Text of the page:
Play Live Radio
Next Up:
0:00 0:00
Available On Air Stations

Hart Bridge Ramp Demolition Expected To Begin In Early 2020

Motorists who use the Hart Bridge’s elevated ramps for trips in and out of downtown can expect to start feeling the impact of a demolition and reconstruction project in early 2020, according to a presentation shown Wednesday to the Downtown Investment Authority board.

City Public Works Director John Pappas said the anticipated timeline for the $39 million project is to begin the construction in the first three months of 2020 and finish by the end of 2021.

The work will demolish a three-quarter mile section of the elevated ramps near the sports complex and build new connections so drivers coming from the Hart Bridge would come down to ground-level as they go through the sports complex area.

The rest of this year will involve behind-the-scenes work as the city refines the concept and brings on board a team that would design and build the project.

Pappas said maintaining traffic flow in the construction zone will be a high priority on a daily basis and during sports events that draw big crowds.

“We’re going to be spending a lot of time focusing on that,” Pappas said.

When the work begins, the first area for the changes will be the eastern end of the project to build the new connection “as quickly as possible” between the Hart Bridge and Gator Bowl Boulevard, also known as Bay Street as it gets closer to downtown. The new connection would touch down near the WJCT building.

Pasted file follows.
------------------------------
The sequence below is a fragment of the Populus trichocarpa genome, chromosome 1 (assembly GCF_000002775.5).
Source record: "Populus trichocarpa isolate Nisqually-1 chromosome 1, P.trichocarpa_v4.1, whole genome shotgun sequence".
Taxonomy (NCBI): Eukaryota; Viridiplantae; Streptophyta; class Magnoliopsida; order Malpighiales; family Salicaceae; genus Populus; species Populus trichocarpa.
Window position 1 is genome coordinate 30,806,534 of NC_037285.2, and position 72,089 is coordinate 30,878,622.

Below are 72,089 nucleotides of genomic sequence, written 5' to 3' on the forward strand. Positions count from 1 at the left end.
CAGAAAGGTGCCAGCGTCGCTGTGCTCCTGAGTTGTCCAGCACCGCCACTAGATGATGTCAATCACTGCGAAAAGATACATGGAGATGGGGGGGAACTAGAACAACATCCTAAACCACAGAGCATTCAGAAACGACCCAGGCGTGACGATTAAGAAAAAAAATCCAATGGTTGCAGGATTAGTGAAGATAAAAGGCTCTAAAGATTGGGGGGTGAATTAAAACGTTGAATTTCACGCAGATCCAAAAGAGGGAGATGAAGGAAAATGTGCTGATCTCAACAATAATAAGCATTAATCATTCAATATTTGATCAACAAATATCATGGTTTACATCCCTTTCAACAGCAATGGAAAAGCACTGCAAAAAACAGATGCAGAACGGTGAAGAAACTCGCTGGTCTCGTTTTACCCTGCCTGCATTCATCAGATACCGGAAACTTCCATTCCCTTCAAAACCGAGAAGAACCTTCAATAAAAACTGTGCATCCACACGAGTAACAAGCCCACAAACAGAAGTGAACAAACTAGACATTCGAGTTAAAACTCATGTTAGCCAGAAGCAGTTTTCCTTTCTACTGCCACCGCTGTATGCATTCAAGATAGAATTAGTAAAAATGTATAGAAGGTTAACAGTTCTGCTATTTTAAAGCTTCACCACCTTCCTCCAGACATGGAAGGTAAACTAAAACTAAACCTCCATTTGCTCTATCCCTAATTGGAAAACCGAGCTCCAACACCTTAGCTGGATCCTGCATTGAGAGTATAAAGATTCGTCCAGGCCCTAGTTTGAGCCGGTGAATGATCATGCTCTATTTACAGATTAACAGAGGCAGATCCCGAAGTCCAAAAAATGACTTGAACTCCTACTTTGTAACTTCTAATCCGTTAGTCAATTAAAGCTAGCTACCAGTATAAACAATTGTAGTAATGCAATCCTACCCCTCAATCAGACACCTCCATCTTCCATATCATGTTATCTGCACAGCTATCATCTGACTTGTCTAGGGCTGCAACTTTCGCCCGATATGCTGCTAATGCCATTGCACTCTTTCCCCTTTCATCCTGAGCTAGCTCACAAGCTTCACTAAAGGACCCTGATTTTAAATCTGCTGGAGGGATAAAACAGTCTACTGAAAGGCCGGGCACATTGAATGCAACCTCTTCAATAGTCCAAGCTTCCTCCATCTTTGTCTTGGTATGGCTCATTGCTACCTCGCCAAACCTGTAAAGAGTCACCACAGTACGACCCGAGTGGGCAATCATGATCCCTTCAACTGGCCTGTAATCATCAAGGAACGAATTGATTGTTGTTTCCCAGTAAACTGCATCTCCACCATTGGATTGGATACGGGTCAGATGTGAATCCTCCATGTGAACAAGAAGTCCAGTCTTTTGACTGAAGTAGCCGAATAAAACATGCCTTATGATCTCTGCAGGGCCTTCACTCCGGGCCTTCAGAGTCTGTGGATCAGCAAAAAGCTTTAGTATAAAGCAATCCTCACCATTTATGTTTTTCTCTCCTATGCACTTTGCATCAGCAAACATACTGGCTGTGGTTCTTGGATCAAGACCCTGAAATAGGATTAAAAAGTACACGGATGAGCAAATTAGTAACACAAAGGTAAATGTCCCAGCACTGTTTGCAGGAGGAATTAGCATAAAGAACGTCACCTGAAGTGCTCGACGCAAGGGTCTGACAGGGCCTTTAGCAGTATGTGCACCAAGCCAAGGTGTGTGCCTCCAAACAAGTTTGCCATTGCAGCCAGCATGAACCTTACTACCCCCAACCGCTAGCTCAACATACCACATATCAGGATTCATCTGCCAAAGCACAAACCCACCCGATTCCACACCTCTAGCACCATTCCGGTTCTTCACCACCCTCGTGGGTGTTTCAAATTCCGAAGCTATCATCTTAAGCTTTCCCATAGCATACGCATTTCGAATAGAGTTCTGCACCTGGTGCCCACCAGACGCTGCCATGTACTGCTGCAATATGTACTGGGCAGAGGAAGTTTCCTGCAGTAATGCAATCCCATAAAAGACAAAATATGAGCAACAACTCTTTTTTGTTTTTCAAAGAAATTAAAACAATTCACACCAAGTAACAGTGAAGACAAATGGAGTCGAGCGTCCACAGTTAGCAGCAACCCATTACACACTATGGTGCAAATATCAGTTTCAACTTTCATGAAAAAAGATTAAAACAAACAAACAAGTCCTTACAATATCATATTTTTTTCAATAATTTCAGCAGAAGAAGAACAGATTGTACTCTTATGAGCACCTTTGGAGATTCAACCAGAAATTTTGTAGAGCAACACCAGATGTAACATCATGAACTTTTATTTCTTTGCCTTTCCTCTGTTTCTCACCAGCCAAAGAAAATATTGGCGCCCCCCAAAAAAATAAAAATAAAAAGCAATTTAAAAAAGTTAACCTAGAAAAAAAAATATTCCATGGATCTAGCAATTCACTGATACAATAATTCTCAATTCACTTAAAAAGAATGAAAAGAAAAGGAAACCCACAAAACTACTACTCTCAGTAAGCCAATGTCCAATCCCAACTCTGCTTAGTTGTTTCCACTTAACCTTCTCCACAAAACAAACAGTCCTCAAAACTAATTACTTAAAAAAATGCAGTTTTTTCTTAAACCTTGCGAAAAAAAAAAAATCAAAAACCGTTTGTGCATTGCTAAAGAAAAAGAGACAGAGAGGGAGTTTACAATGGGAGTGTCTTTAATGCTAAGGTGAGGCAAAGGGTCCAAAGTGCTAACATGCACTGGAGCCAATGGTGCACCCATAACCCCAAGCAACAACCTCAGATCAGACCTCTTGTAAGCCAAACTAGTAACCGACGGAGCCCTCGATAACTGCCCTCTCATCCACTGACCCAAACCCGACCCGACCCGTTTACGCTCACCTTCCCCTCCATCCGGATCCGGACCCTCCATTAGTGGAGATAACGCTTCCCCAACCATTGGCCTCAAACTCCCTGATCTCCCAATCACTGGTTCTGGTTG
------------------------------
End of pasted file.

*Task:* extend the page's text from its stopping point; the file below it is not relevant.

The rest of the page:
Credit Bill Bortzfield / WJCT News
A new Hart Bridge connection is expected to be near WJCT Studios.

The second reconnection will be built at the western end of the project near A. Philip Randolph Boulevard so drivers can use the elevated ramps that continue into downtown, or if they choose, stay on Bay Street.

The presentation showed that for the portion of the trip where drivers would be at ground-level, the street would be four lanes wide for vehicles. An eight-foot wide sidewalk on the north side of the street would remain, and a new 12-foot path on the other side would be for walking and bicycling.

The demolition of a portion of the elevated roadway would open up that area for large-scale redevelopment envisioned by Jaguars owner Shad Khan on some parking lots next to TIAA Bank Field as well as portions of Metropolitan Park and The Shipyards.

A longer version of this story that includes the cost breakdown of the project is a